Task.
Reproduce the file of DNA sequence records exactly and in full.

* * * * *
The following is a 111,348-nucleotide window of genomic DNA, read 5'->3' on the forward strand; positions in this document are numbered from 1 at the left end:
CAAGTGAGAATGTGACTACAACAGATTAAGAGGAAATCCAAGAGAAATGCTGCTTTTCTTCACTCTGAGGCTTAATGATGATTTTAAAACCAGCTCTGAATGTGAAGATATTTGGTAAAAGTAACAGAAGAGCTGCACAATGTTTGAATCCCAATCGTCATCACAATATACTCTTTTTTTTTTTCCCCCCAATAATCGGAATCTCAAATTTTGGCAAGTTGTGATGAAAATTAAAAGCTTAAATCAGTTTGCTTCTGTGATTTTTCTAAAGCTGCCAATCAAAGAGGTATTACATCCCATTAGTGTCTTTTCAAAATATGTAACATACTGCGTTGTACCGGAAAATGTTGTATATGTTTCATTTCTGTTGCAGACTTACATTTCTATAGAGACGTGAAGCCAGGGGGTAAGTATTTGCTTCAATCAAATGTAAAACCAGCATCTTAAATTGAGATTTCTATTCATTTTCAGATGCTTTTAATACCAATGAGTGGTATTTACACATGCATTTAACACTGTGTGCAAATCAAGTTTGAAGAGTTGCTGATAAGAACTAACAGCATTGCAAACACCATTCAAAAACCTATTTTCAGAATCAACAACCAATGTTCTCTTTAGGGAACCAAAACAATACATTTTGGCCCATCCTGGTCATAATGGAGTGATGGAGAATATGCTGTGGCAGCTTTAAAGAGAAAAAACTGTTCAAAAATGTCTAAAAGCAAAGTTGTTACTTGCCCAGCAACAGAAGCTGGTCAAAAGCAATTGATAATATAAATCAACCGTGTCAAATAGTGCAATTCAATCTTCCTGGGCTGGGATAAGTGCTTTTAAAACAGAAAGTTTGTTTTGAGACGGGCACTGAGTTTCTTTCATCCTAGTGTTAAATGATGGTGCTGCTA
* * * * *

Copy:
The following is a 111,348-nucleotide window of genomic DNA, read 5'->3' on the forward strand; positions in this document are numbered from 1 at the left end:
CAAGTGAGAATGTGACTACAACAGATTAAGAGGAAATCCAAGAGAAATGCTGCTTTTCTTCACTCTGAGGCTTAATGATGATTTTAAAACCAGCTCTGAATGTGAAGATATTTGGTAAAAGTAACAGAAGAGCTGCACAATGTTTGAATCCCAATCGTCATCACAATATACTCTTTTTTTTTTTCCCCCCAATAATCGGAATCTCAAATTTTGGCAAGTTGTGATGAAAATTAAAAGCTTAAATCAGTTTGCTTCTGTGATTTTTCTAAAGCTGCCAATCAAAGAGGTATTACATCCCATTAGTGTCTTTTCAAAATATGTAACATACTGCGTTGTACCGGAAAATGTTGTATATGTTTCATTTCTGTTGCAGACTTACATTTCTATAGAGACGTGAAGCCAGGGGGTAAGTATTTGCTTCAATCAAATGTAAAACCAGCATCTTAAATTGAGATTTCTATTCATTTTCAGATGCTTTTAATACCAATGAGTGGTATTTACACATGCATTTAACACTGTGTGCAAATCAAGTTTGAAGAGTTGCTGATAAGAACTAACAGCATTGCAAACACCATTCAAAAACCTATTTTCAGAATCAACAACCAATGTTCTCTTTAGGGAACCAAAACAATACATTTTGGCCCATCCTGGTCATAATGGAGTGATGGAGAATATGCTGTGGCAGCTTTAAAGAGAAAAAACTGTTCAAAAATGTCTAAAAGCAAAGTTGTTACTTGCCCAGCAACAGAAGCTGGTCAAAAGCAATTGATAATATAAATCAACCGTGTCAAATAGTGCAATTCAATCTTCCTGGGCTGGGATAAGTGCTTTTAAAACAGAAAGTTTGTTTTGAGACGGGCACTGAGTTTCTTTCATCCTAGTGTTAAATGATGGTGCTGCTA